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Abstract

America's 15 HUD-aided new towns are mired in such serious financial problems as to make likely the emphatic close of the 1968-1974 Golden Age of modern new town development. Contrary, however, to present-day indications there is reason to expect a revival of new town prospects in the late 1970's, and social welfare components may be center stage in the matter.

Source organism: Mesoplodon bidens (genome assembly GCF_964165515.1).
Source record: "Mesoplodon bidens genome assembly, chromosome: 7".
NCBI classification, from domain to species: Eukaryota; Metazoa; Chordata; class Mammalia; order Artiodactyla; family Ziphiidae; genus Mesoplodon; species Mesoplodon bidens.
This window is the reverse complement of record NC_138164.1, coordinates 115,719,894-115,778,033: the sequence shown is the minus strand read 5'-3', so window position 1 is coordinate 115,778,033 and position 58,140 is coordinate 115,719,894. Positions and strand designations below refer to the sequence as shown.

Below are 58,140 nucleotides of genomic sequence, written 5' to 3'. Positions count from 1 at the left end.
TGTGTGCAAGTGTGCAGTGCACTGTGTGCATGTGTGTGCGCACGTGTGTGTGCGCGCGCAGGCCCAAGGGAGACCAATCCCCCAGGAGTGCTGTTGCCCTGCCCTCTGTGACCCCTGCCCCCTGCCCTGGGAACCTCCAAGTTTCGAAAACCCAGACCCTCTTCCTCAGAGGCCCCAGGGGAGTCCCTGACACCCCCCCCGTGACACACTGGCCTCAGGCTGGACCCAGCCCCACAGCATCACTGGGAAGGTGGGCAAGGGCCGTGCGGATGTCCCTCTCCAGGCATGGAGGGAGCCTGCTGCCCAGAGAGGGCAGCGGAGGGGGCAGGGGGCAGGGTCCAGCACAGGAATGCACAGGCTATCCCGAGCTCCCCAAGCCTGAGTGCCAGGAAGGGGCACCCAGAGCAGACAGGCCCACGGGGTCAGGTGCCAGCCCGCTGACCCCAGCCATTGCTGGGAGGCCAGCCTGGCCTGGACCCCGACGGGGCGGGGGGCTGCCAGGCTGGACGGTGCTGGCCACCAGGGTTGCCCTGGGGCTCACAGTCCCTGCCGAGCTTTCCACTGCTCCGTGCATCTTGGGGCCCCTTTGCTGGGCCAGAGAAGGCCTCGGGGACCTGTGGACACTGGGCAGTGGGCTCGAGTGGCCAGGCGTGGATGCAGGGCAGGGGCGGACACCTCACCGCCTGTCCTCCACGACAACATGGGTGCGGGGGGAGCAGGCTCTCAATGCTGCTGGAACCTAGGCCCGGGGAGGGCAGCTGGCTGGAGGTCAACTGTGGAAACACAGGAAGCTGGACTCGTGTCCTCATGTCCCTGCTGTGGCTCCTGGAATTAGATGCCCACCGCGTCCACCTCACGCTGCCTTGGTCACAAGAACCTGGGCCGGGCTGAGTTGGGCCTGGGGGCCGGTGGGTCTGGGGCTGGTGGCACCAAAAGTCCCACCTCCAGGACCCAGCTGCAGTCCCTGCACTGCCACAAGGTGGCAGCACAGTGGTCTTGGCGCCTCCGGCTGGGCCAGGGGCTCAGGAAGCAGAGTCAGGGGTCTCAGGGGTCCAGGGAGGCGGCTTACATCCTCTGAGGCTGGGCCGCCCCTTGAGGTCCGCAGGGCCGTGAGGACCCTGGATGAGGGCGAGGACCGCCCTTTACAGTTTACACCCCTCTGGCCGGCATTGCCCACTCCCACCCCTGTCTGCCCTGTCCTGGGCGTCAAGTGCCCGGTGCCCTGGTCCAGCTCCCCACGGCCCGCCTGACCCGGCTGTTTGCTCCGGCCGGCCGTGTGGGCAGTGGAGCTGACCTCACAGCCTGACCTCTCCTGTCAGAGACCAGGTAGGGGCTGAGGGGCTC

There is no gainsaying the seriousness of the 1975 collapse of the American new towns movement: HUD, for example, from a prior commitment to approving at least ten projects a year between 1968 and 2000 A.D. is now refusing to even accept applications from would-be developers. Jonathan, Minnesota, is reputedly up for sale; Riverton, New York moves in and out of default on its financial obligations; and even the Glamour Child of them all, Columbia, Maryland, has been compelled to arrange financial reorganization. UDC's much-heralded Roosevelt Island project has lost both its educational innovation edge, and its access to LMIH subsidization monies, while elsewhere in the nation's 100 or so new towns plans for social welfare advances are quietly folded away in deep drawers.

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